Amongst the retailers of the US, there is uniform agreement that sales for Season 2017 surpassed expectations and brought resounding cheer all around.
The National Retail Federation of the US, the apex body of retailers in that country, putting out its review of Season 2017 (the period from November 1 through December 31) performance said that sales for the two months reached US$ 691.9 billion; and were higher than the previous year’s season sales by 5.5%. NRF opined that the increase was rooted in “growing wages, stronger employment and higher confidence” which led consumers “to spend more than had been expected”.
“The results exceeded NRF’s forecast of between $678.75 billion and $682 billion, which would have been an increase of between 3.6 and 4 per cent, and marked the largest increase since the 5.2 per cent year-over-year gain seen in 2010 after the end of the Great Recession,” the organisation said. “NRF had forecast that non-store sales, which include online sales, would grow between 11 and 15 per cent to between $137.7 billion and $142.6 billion.”
NRF President and CEO Matthew Shay commented: “We knew going in that retailers were going to have a good holiday season but the results are even better than anything we could have hoped for, especially given the misleading headlines of the past year. Whether they shopped in-store, online or on their phones, consumers were in the mood to spend, and retailers were there to offer them good value for their money. With this as a starting point and tax cuts putting more money into consumers’ pockets, we are confident that retailers will have a very good year ahead.”
NRF Chief Economist Jack Kleinhenz provided an overall summary of the various factors which went to make this season a particularly shining one. The season came on the heels of the three strongest monthly year-over-year gains for retail sales since the fourth quarter of 2014, he pointed out, and nominal disposable personal income was up a combined 3.5 per cent year-over-year in October and November; and consumers were also feeling better about using their credit cards, with outstanding balances up 6% year-over-year.
“The economy was in great shape going into the holiday season, and retailers had the right mix of inventory, pricing and staffing to help them connect with shoppers very efficiently,” Kleinhenz said. “Strong employment and more money in consumers’ pockets along with the news of tax cuts clearly helped with the pace of shopping. The market conditions were right, retailers were doing what they know how to do, and it all worked. We think the willingness to spend and growing purchasing power seen during the holidays will be key drivers of the 2018 economy.”
Analysing the season by category, NRF noted that there were increases in every retail category except sporting goods during the holiday season.
While the figure put out by NRF excludes restaurants, automobile dealers and gasoline stations; it does include figures for online and other non-store sales which touch US$ 138.4 billion, marking a 11.5 % rise over 2016 sales in the same period.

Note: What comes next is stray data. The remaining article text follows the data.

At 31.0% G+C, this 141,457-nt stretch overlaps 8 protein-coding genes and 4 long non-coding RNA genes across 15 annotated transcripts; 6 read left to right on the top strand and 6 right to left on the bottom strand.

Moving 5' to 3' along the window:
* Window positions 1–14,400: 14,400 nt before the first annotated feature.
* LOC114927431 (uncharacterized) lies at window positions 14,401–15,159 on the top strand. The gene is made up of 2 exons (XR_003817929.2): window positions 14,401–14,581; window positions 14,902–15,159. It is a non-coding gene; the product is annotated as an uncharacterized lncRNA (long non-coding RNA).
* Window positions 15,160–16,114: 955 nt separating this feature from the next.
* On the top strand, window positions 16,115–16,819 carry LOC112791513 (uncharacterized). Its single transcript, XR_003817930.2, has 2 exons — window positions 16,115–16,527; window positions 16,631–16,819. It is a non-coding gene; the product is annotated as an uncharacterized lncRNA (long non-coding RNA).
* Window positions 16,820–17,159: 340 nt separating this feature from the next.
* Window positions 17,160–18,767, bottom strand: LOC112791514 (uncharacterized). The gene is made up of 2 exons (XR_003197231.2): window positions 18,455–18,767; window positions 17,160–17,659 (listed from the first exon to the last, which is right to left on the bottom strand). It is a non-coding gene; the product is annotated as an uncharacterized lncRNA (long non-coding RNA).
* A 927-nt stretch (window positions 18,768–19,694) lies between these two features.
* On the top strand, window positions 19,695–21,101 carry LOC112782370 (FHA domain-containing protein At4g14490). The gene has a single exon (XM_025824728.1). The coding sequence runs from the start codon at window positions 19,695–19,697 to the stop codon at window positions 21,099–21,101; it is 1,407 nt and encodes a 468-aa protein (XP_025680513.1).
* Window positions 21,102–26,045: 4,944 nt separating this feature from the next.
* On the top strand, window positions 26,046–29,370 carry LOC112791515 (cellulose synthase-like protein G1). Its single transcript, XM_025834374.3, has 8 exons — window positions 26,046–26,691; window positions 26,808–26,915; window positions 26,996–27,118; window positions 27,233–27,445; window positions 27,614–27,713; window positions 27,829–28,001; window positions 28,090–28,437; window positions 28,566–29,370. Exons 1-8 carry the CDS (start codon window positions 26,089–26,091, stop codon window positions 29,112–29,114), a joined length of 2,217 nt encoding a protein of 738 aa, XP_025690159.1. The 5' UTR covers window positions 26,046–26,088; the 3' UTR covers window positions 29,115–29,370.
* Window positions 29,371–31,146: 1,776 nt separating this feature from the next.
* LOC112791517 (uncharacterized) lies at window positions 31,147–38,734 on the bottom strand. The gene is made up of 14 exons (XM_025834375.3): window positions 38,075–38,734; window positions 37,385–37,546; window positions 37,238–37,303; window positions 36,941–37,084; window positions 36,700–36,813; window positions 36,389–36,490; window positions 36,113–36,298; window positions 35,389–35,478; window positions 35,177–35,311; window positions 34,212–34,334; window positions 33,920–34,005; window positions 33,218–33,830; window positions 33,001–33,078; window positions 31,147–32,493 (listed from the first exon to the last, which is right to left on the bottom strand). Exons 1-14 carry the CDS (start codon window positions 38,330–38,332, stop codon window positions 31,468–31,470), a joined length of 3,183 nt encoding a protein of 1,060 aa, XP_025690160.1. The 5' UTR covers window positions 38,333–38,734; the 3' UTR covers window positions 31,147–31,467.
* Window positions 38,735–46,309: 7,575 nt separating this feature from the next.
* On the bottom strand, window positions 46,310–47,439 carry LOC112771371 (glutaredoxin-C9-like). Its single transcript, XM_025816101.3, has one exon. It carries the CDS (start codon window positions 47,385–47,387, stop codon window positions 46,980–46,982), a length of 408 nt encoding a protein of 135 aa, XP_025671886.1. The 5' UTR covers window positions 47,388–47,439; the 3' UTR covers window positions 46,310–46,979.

Online holiday sales, which have seen a steady climb in the last few years, also added greatly to the cheer. Other organisations, most notably Adobe, have also put out figures for the performance of online sales during the period.
According to Adobe, online sales for the 2017 season reached US$ 108.2 billion marking a rise of 14.7% over the previous year. The figure also represents an almost US$ 1 billion increase over Adobe’s own forecast for online sales of US$ 107.4 billion put out in November 2017.
The difference (of about US$ 30 billion) between the online sales figures of NRF and Adobe is reportedly due to the fact that both organisations rely on different primary sources.
A MarketingLand report explains saying: “While Adobe’s numbers are based on 80 per cent of online transactions for the largest 100 online US retailers, NRF’s Craig Shearman, vice president for government affairs public relations, says his organization uses official government data from the Census Bureau.”
Meanwhile a press release by Tiffany & Company also independently reported an 8% increase for the holiday period of November 1 to December 31, with sales touching US$ 1.05 billion. The Company said that this was due to growth across regions and product categories; and the fact that comparable store sales rose 5%.
Alessandro Bogliolo, Chief Executive Officer, said, “We were pleased with the improvement in sales during the holiday period across regions and categories, both instore and online. While our major Fashion Jewelry collections continued to perform well, customers were equally excited about our Fine Jewelry, our Watches and our new Home and Accessories collection. Some exceptional High Jewelry creations further contributed to the sales performance. This recent return to growth in worldwide comparable store sales, fueled by a substantial improvement in the Americas and Asia Pacific, is consistent with our commitment to generate solid and sustainable growth in sales, operating margin and earnings that is at least comparable to our industry peers over the long-term.”
News Source: gjepc.org